YMCA scrambling to place residents after plan falls through

A rendering of the planned Cabot Street YMCA expansion project. The Y is scrambling to find a temporary home for residents during construction, which is scheduled to start in August.

BEVERLY — The YMCA of the North Shore is scrambling to find a temporary home for residents of the Cabot Street YMCA after a plan to use a nearby former convent fell through.

The Y is about to embark on a $22 million renovation to expand affordable housing at the century-old Cabot building in downtown Beverly. It had planned to move 26 residents to the former St. Mary’s convent, just a block away, during the 14 months of construction.

But officials from the Y and Harborlight Community Partners, who are teaming up on the project, said the Beverly Catholic Collaborative has backed away from the arrangement. The agencies are now trying to find other locations for the residents to stay, a task made more difficult by the coronavirus crisis.

The YMCA sent out a press release this week in which YMCA of the North Shore President and CEO Chris Lovasco said he was “disappointed” that the deal with the church could not be finalized.

“We are doing all we can to keep the disruption to our residents at a minimum and moving them just steps away to the vacant St. Mary’s space temporarily was a wonderful way to keep their anxiety and worry at bay,” Lovasco said in the release.

The project - scheduled to start this summer - would add a floor to the Cabot Street YMCA and provide 67 studio-like apartments and five rooms dedicated to people facing homelessness and individuals with developmental disabilities. The current building, which was built in 1901, has 45 single-rooms with shared kitchens.

Lovasco said the deal to house residents at the convent fell through when church leadership changed hands.

“It’s unfortunate,” Lovasco said in an interview. “I understand it’s their choice.”

The Rev. David Michael, who arrived as pastor in October, said he had just begun to learn about the needs of the Beverly Catholic Collaborative’s three parishes when he was informed of the Y’s proposal to lease the convent.

“I was concerned that this was a consequential decision that had not yet been thoroughly vetted,” he said in an email.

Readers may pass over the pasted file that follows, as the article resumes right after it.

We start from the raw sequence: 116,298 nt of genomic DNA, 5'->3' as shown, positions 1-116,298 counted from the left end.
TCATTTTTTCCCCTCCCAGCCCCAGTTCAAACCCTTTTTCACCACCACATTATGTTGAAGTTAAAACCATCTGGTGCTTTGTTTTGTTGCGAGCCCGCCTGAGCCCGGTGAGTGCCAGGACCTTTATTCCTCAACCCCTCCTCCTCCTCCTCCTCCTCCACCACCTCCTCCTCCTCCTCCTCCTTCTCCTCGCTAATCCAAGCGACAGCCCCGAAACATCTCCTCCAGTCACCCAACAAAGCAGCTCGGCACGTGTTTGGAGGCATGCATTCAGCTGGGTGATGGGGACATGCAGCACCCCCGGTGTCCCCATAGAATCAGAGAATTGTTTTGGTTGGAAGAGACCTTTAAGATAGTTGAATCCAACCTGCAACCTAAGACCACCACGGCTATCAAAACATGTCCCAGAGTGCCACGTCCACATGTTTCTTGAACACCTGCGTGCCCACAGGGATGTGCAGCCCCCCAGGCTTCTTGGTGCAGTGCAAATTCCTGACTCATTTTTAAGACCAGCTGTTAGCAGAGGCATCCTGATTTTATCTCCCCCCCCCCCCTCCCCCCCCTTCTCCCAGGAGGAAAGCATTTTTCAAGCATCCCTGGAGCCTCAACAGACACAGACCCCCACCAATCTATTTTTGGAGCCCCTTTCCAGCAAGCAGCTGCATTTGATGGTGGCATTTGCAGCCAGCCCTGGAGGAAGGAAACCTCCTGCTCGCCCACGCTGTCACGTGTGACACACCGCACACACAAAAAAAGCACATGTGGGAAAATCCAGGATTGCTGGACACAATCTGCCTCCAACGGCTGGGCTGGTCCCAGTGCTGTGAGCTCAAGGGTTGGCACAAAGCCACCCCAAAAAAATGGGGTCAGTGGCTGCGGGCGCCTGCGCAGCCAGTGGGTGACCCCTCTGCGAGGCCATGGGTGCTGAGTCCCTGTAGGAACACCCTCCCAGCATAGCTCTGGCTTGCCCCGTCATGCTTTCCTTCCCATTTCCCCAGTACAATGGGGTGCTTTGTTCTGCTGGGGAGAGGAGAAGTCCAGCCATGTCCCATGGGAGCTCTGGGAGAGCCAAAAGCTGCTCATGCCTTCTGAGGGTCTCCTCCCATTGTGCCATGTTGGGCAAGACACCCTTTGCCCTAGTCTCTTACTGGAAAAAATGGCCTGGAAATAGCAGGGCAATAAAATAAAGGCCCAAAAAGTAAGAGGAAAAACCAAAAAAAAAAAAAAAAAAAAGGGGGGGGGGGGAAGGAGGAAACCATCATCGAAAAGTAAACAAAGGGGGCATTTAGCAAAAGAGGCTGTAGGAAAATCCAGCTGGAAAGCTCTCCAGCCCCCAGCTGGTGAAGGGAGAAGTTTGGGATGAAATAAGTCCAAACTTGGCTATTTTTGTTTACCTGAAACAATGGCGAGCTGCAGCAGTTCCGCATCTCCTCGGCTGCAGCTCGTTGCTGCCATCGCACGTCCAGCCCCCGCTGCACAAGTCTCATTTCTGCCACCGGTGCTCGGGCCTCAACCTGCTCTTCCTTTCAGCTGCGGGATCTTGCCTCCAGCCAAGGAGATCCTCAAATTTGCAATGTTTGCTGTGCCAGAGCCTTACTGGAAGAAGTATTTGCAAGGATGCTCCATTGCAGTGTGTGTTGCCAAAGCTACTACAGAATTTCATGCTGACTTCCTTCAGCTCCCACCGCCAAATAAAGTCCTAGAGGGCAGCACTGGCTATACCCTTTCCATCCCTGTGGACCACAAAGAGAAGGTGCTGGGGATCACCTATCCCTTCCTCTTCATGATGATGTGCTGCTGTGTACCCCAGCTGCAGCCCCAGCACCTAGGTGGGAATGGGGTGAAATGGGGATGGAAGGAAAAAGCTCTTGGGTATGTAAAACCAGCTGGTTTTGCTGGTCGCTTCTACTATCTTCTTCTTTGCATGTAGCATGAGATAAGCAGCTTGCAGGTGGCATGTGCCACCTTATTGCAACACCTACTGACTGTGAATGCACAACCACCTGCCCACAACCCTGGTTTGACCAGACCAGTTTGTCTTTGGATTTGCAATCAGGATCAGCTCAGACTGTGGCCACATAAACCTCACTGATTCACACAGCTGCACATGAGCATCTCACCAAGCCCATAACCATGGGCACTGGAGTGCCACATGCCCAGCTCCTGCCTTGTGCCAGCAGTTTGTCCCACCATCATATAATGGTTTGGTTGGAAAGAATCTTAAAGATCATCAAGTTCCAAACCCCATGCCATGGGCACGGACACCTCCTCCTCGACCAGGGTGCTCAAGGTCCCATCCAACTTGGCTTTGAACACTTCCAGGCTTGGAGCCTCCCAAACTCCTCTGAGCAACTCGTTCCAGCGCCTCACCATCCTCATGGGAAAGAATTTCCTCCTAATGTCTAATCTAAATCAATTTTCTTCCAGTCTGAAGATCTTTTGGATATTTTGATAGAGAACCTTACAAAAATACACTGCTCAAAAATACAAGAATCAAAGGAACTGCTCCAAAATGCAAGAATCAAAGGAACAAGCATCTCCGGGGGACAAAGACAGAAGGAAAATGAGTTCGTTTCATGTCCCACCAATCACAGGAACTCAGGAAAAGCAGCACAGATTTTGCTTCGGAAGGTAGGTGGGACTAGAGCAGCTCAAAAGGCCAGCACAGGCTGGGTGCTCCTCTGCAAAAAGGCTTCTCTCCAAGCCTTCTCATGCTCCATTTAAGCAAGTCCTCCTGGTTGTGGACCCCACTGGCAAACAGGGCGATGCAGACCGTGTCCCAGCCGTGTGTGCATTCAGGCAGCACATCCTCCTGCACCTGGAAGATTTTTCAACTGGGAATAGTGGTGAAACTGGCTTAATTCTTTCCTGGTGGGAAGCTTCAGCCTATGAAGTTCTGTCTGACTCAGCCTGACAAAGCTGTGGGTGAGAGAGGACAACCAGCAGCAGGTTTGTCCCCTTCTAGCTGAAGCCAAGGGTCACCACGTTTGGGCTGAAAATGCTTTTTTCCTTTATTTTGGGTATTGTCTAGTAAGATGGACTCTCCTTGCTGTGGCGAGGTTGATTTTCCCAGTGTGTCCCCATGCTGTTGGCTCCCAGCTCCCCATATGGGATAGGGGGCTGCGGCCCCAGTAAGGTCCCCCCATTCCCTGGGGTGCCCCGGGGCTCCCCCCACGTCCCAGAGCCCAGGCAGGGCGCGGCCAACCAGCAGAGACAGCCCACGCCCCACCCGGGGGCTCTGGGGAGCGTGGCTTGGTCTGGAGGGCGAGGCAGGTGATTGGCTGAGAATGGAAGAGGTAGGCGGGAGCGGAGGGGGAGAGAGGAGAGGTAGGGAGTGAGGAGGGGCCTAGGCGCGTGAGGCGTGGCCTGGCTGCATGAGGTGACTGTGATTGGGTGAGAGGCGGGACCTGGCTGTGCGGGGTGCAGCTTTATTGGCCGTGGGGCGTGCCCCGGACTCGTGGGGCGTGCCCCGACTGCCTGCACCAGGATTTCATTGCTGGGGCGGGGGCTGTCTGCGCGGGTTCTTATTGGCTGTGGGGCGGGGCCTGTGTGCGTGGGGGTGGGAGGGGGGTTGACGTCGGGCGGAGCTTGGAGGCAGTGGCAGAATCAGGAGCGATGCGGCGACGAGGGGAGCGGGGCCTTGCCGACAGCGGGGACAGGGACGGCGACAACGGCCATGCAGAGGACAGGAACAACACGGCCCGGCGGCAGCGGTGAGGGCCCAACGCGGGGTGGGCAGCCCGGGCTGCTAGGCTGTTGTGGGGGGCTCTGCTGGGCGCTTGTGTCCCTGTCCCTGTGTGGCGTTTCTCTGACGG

With St. Mary Star of the Sea’s 150th anniversary coming up, as well as a special Year of the Eucharist, Rev. Michael said he hoped the convent could be renovated and used for parish meeting space, religious education and faith formation classrooms. The St. Mary’s parish’s finance council supported his decision, which he said was “in the best interest of the Collaborative moving forward.”

The convent was once used as housing for nuns who taught at St. Mary’s School. The school closed in 2018 and merged with St. John the Evangelist School to form The Saints Academy.

The school and convent buildings were placed on the market for lease in 2018, but no deals were consummated. Terry Donilon, a spokesman for the Archdiocese of Boston, said a study to determine the space needs of the Beverly Catholic Collaborative has been put on hold while the church meets the increasing needs of parishioners during the COVID-19 pandemic.

“The Collaborative looks forward to resuming that study at the appropriate time to continue its review,” Donilon said in an email.

Lovasco said the Y has already relocated about half the Cabot Street residents to apartments and other YMCA properties, but 24 still remain. He said the Y would prefer to find locations in Beverly so the residents can remain close to services provided by the organization. Many of them have lived there for 15 to 20 years, he said.

“We have some out-of-town options that we really don’t love, and some in-town options that are hard to coordinate,” he said. “Making sure that our tenants have a quality place to live in this interim is incredibly important.”

Another option, Lovasco said, is to allow people to live in the building while construction is done in phases. He said the goal is to start construction in August and to reopen the building by September 2021.

Lovasco said the coronavirus crisis has “raised the bar” on safety concerns surrounding the move. The YMCA of the North Shore is already providing emergency child care for essential workers, has transformed its Cape Ann Y into a shelter for 30 homeless adults, and is helping local schools and food pantries deliver meals to families and individuals, including more than 500 residents of affordable housing operated by the Y.

“Landlords have reached out,” he said. “Even though it’s a difficult time, I think people have opened their hearts. They want to help the Y help others.”

Harborlight Community Partners Executive Director Andrew DeFranza said project leaders are exploring the use of a vacant former nursing home “a few cities away” as a possible relocation site for Cabot Street residents. The organizations would provide transportation support for the residents, he said.

DeFranza said moving the residents has become a “very difficult situation” since the convent plan fell through.

“We thought we had a win-win opportunity,” he said in the press release. “The residents would literally stay in their same neighborhood during the renovations, the Church would receive significant rent for an otherwise vacant space, and perhaps most importantly to all our missions, we would be helping those in our Beverly community who need it most.”

“If we can find a solution where they can all live in the same building as they do now that would be great,” DeFranza added.

Staff writer Paul Leighton can be reached at 978-338-2535 or pleighton@salemnews.com.

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